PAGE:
by Denise O’Hagan
As the old woman peered through the window at the screen of mist and drizzle, she made out a small figure hurrying towards the steps of her apartment. She smiled. Children intrigued her: not that they were little angels; they were naïve as yet, perhaps, but, she reflected, far from innocent.
Gathering her shawl around her, she made her laborious way across to the other side of the room to open the door. A girl stepped in, her coat casting fine beads of water around as she slid it off.
‘How kind of you to come in this weather!’ The old woman held her close. ‘Sit down, my dear. Would you like some cake and tea?’
‘Oh, yes, please!’ The girl placed her coat over a chair and beside it a small parcel, and threw herself down on the sofa. Her red velvet dress with black trimming seemed to light up the room. She picked up her patent leather handbag, took out a comb and tugged it through her dark, damp hair. Now that she had reached her teens she was growing up fast, the old woman noted.
Outside, the rain was pouring steadily, driving uneven little rivers against the window pane. The girl tucked her comb and handbag aside and sank back into the comfort of the sofa, arms crossed about her slim body as if jealous of the warmth.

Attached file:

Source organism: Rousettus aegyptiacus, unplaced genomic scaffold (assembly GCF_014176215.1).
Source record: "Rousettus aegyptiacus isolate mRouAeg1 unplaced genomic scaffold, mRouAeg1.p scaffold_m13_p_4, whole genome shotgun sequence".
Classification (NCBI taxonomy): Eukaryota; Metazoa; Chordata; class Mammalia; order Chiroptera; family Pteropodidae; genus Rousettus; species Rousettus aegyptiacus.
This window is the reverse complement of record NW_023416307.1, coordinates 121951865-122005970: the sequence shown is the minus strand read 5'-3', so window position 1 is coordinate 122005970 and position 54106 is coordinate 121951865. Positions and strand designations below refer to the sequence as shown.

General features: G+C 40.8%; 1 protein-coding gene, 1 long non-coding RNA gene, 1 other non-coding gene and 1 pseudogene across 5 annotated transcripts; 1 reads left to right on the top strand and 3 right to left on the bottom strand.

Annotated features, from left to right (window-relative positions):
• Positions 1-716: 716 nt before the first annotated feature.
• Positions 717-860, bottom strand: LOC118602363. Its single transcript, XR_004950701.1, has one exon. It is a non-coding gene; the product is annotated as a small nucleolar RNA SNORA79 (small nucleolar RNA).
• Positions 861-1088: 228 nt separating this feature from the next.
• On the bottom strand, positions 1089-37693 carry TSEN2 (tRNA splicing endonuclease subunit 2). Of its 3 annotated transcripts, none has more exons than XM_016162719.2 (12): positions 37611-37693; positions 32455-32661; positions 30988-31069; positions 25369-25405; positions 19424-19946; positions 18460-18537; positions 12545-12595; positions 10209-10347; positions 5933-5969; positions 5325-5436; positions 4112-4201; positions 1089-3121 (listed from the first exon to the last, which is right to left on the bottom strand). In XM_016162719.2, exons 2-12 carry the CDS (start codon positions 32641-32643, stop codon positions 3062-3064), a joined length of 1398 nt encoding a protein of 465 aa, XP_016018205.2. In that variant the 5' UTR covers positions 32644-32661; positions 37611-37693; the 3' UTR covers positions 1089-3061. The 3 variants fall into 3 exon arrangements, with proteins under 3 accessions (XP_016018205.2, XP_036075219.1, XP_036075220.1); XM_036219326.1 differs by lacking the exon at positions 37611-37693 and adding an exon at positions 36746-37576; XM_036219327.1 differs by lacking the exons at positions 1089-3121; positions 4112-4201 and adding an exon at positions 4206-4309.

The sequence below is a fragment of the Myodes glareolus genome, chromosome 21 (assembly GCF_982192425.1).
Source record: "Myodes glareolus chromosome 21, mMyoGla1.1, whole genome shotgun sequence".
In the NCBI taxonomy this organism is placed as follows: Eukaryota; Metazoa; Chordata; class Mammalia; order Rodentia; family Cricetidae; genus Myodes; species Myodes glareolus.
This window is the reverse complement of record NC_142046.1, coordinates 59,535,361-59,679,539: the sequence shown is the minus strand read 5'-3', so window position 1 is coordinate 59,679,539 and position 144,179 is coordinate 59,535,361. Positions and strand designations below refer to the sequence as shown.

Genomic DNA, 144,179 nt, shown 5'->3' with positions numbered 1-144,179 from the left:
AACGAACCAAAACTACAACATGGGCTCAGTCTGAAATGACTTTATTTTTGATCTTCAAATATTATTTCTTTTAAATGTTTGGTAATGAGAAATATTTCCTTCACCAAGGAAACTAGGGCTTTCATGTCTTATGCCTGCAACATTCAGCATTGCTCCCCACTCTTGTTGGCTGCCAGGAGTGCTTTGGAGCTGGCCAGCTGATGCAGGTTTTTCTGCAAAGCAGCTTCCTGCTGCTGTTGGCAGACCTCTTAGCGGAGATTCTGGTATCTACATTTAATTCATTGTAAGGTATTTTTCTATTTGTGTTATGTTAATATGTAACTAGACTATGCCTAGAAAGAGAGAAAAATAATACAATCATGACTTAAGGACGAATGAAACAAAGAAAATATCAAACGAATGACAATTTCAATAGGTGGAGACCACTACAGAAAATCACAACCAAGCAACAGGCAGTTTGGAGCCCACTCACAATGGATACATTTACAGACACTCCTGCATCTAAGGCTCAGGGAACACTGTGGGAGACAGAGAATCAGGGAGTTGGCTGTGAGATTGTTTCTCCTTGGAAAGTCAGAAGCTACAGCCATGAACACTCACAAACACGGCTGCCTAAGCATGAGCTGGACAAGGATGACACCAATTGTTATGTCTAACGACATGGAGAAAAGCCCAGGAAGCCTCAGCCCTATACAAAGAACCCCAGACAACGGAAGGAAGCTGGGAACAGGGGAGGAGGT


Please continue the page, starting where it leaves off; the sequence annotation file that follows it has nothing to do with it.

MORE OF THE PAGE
The old woman pulled up a small table with a bowl of fruit and placed on it a pot of steaming tea and a sponge cake laced with almonds. She clicked the lamp on and lowered herself into her chair, grimacing with the effort.
For a moment, neither spoke, and all that could be heard was the muted sound of city traffic and the rain splashing against the window. The glow of the lamplight softened the girl’s angular little face, revealing, the woman observed, the emerging lines of womanhood.
The old woman watched the girl munch her cake. ‘Was the restaurant busy tonight, my dear?’ she enquired as she prepared tea.
‘It was mad,’ the girl said flatly. ‘We always have some difficult customers, but tonight one group was really loud and kept changing their minds until I was ready to throw soup at them. I made sure they got the stale bread, though.’
The old woman chuckled as she put her teacup down.
‘Still, Dad said I could take any evening I want off next week to catch up before my exams. Oh, I nearly forgot: I brought you a present!’ The girl jumped up, and picked up her parcel from the chair. Bashfully, she held it out.
‘Oh, but you shouldn’t!’ The old woman shook her head gently as she laid the parcel on her lap. ‘Do you know,’ she murmured, half to herself, ‘your parents have been so very kind to me over the years; I who am not even a relation! I remember the day I met your mother. We were both temporaries, working at the same office; she was about to leave, whereas I had just arrived.’
She stared past the girl, unseeing. ‘She was the only one who was young, who had any spark to her. All the others were broken down by financial or personal problems. The war had left no one unscathed. She saw that I was nervous and told me whom to watch out for and whom I could trust, and was generous to me in uncountable ways. Without her, I doubt I would have lasted as long as I did there.’